Downloads and Resources

The Myth of Multi-Tasking

Task sharing or multi-tasking—switching from focused to unfocused tasks and back—takes time. According to research, it takes approximately 15-20 minutes to recover from every interruption.

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Office Etiquette 101

Not so long ago, offices were places where legions of similarly dressed people all arrived at the  same time to sit aligned in neat rows and perform nearly identical tasks. At lunchtime, they vacated the workspace for an hour to come back refreshed and ready for an afternoon of highly predictable behavior. It was boring — but at least you knew what to expect from others and how to act.

That was then. This is now: offices are getting smaller and closer together, some people share offices and others don’t have any assigned office, and there are more meeting spaces mixed in with cubicles.

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Alternative Workplace Strategies in the Current Economy

Leading organizations have been employing alternative workplace practices (AW) for over two decades—as far back as 1989 when IBM began piloting AW options—and long before the word “Internet” became part of the common lexicon. But for many years they were mainly the practices of a select few companies. They remained mostly experimental and retained their unique identities. Today, however, alternative workplace may be shedding half its name, and becoming simply “workplace” as such practices become mainstreamed in many organizations. This is the conclusion of a study released by New Ways of Working (New WOW), a member organization focused on holistic solutions for new ways of working.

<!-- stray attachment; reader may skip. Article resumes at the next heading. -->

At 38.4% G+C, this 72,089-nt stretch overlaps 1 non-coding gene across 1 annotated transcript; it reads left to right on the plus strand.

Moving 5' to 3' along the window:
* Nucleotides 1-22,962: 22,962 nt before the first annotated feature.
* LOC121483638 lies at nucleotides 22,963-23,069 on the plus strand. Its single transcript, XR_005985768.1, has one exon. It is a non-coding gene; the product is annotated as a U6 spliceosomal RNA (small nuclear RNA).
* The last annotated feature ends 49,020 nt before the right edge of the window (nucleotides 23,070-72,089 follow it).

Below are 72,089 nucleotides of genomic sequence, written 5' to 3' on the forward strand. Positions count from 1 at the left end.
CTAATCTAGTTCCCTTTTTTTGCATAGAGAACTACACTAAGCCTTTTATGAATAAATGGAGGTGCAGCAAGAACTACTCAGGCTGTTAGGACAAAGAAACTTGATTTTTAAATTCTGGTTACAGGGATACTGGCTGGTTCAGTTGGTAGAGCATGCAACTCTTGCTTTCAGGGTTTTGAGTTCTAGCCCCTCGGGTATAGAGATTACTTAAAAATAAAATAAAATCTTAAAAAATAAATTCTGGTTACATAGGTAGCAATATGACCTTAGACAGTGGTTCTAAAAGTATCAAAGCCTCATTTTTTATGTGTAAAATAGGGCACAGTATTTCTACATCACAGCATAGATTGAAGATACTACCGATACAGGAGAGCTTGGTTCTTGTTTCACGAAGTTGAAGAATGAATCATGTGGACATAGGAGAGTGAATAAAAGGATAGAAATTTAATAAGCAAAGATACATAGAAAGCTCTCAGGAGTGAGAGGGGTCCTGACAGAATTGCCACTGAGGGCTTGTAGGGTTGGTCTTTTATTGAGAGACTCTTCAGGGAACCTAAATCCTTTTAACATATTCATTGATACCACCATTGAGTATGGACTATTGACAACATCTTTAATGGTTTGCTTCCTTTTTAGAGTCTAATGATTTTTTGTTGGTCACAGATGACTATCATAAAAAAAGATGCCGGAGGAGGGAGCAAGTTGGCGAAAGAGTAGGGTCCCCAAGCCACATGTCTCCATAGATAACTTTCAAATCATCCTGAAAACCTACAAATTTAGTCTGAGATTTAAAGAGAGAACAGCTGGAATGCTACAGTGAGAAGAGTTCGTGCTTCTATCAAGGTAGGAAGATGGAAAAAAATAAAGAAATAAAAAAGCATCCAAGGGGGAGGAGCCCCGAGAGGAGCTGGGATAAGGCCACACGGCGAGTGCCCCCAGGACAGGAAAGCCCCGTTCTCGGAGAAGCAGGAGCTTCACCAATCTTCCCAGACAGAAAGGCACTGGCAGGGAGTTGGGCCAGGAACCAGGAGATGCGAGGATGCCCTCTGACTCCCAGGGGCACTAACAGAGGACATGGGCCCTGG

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Designing Across Generations

Can Gen-Y multi-task better than other generations?

Today’s workplaces are comprised of members of Generation Y, Generation X, Baby Boomers, and Traditionalists. (Crocker, 2007; Cowell, 2009) Of course, people of multiple generations have always worked together. But unlike past generations—such as the farming families of the Dark Ages—the current workforce’s older and younger members’ life experiences and worldviews have little in common. This has raised the question of whether Gen-Y workers need different workspaces than their older colleagues.

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Are Gen-Y’s Brains “Modular” or “Unconscious”?

Many people assume that younger workers can process information in fundamentally different ways than their older counterparts. This paper reviews research relevant to that assumption and explores the association between office design and communication styles.

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